The comedy club rises from the basement of Front Street to the bar and theater on Third Street, officially opens its doors to the public


Dead Crow Comedy Room has a new home on Third Street located in a bar called Lush, with expanded seating and hours. (Port City Daily / Shea Carver)

WILMINGTON –– Early Friday morning, Timmy Sherrill pierced the lip of a chalkboard menu while Cole Craven touched up the paint on the new hand-built bar in Lush – a lounge bar and beer garden that also houses the Dead Crow Comedy Theater Play.

“Lush is the umbrella for the whole concept,” Sherrill says of Dead Crow’s new location.

The bar is located on 0.29 acres in a two-story building along Third Street across from the Wave Transit station. The business owners were only hours away from comedian Alonzo Bodden who takes the stage as part of the club’s opening weekend – a plan in the works for more than two years.

Originally, Sherrill and Craven hoped to keep downtown Dead Crow operational while they remodeled the location of 511 N. Third St. and transitioned to the new building. The Covid-19 changed everything.

“And we didn’t want to pay for two seats,” Craven said.

“We didn’t know when the moratoriums were going to be lifted and things would get back to normal where people would feel comfortable going out,” Sherrill added.

So they looked at the use of downtime while working to renovate and fit out the new space.

“It turns out we needed it every day too,” Craven joked. “I don’t know if we would have survived the pandemic if we hadn’t already planned to move in and started moving. “

Cole Craven revamps the bar at Lush, the new bar on Third Street that houses Dead Crow Comedy Room. (Port City Daily / Shea Carver)

Sherrill and Craven met over ten years ago at another company. Sherrill was a stand-up comedian and performer who frequented the Nutt St. Comedy Room, the basement of the former Soapbox concert hall, in which Craven had a partial stake. Soapbox closed in 2013 and eventually became a Waffle House.

Sherrill and Craven had established a relationship and decided to evolve the comedy side of the business into the Dead Crow Comedy Room. It was located two doors down from the original at 265 N. Front St. in another basement (formerly Firebelly’s Lounge).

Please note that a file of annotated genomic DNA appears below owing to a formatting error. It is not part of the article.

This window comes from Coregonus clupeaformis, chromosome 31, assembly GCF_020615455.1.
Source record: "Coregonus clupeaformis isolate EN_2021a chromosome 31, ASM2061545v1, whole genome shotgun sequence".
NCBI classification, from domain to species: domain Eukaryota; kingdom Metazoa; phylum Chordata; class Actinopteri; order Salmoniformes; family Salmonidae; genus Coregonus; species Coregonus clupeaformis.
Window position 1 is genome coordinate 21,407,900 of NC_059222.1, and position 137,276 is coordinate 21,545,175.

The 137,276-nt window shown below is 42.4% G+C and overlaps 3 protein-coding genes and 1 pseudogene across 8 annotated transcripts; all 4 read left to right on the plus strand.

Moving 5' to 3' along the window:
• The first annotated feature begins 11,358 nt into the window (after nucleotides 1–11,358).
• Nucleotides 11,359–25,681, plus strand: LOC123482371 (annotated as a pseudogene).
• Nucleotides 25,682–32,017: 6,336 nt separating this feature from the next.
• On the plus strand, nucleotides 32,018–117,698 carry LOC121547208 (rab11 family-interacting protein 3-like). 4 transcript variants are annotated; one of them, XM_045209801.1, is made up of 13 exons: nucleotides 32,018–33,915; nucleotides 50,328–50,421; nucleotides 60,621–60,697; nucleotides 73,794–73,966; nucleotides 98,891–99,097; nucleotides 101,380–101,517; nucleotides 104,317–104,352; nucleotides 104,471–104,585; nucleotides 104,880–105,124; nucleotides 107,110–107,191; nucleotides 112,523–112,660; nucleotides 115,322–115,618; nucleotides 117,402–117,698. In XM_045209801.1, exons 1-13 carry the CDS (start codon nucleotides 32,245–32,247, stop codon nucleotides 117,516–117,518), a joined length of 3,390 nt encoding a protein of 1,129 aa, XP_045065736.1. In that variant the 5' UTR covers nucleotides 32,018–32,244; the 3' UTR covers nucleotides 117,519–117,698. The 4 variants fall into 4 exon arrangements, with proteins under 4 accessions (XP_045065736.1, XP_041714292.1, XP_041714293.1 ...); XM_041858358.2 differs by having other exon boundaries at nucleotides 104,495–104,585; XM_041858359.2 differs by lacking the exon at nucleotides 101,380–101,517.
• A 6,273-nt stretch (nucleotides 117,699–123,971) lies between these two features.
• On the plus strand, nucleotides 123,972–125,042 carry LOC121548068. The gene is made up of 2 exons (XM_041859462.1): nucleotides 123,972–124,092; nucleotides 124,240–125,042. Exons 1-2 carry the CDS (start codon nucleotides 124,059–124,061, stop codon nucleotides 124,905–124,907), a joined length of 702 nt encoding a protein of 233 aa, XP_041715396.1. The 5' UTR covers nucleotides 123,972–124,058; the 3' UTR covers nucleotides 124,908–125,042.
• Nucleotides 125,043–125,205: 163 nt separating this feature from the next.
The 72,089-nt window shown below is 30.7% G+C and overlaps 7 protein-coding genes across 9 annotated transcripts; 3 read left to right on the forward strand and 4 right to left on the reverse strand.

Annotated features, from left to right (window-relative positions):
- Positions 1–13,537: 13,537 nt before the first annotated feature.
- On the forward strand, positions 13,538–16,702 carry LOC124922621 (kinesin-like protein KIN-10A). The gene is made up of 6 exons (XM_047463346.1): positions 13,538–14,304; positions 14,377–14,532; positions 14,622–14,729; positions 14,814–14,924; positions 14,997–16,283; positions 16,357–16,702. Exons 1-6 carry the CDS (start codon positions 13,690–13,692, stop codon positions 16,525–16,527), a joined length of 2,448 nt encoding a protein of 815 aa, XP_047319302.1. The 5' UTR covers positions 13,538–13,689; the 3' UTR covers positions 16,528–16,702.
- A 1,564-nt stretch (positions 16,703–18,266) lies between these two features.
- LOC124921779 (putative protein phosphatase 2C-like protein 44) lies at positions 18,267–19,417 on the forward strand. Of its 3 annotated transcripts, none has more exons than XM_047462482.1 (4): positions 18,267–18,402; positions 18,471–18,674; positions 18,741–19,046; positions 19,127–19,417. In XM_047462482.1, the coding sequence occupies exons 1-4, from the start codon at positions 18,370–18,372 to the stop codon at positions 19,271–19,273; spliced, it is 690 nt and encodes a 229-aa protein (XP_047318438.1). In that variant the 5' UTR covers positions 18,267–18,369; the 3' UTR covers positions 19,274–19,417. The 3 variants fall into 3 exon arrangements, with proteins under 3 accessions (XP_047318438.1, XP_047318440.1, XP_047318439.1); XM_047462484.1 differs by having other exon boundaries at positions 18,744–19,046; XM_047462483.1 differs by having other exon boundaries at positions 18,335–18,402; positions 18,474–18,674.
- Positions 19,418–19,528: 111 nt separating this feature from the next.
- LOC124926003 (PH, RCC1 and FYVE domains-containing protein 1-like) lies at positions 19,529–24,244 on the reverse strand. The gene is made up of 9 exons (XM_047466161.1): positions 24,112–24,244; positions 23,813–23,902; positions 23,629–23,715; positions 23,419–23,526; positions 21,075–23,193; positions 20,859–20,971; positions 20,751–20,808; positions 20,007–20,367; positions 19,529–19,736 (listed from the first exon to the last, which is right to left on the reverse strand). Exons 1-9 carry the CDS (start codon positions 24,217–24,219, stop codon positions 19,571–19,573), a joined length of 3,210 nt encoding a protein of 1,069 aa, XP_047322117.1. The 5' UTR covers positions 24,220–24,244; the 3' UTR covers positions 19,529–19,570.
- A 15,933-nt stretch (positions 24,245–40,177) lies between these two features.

The two realized a few years ago that they had overtaken the space and potential revenue growth. Dead Crow would have two shows per night on weekends, the busiest days for bars. Yet, as the theater and bar were brought together in one area, after the 7 p.m. show ended, the crowd had to leave so workers could seat the members for the 9:30 p.m. show.

“We were basically pushing people to disperse to other downtown businesses,” Sherrill said. “Now they can come early and eat and drink before the show and stay after. “

Lush basically offers three venues in one: an indoor bar, beer garden and outdoor bar, and the Dead Crow Comedy Room.

While the building owner fixed the mechanical and electrical work, Sherrill and Craven installed new equipment and rebuilt the floor plan themselves.

“Originally years ago it was a grocery store, like a farm supply hardware store,” Sherrill said.

One day while doing some renovations, someone stopped by to see what the next iteration of the location would be. The visitor said he was the son of the former owner of the hardware store.

“He would remember and tell us what was before,” Craven explained.

“Even old people who remember this place 50 or 60 years ago when they were kids, they said they would come here to have chicks,” Sherrill said. “They said people were going to line up in the block, waiting for the new hatches.”

Timmy Sherill pierces the edge of the board in the service bar, which will serve customers in Dead Crow Comedy Room. (Port City Daily / Shea Carver)

Over the years, the storefront has closed and evolved; the top floor had become apartments, while the bottom was rented for various uses – artist studios, storage of props for the local production “Bolden”, headquarters of the Democratic Party.

Today the offices and the green room (where the comedians are staged before show time) are on the top floor, while the downstairs is divided into a formal bar, a hallway with bathrooms, a service bar for the nearby theater, and the outdoor bar and beer garden, with more bathrooms.

“We just did what we could on a shoestring and made it work,” Craven said. “But I really underestimated double the space, which is to quadruple the work – not double the work. This is something we learned the hard way.

Exposed brick walls and wooden details – from the carefully carved bar to the front of the ticket office – are rustic, combining vintage vibes with an Art Deco aesthetic. Plush royal blue velvet sofas form part of cozy seating areas, with spaced tables, in the indoor bar, which comfortably seats 50 people. A black and white tiled backsplash, accented by gold and black fixtures, spans the entire back wall range where more than a dozen taps serve local, regional, and national craft beers, as well as wines. A new menu of artisan cocktails will also be offered.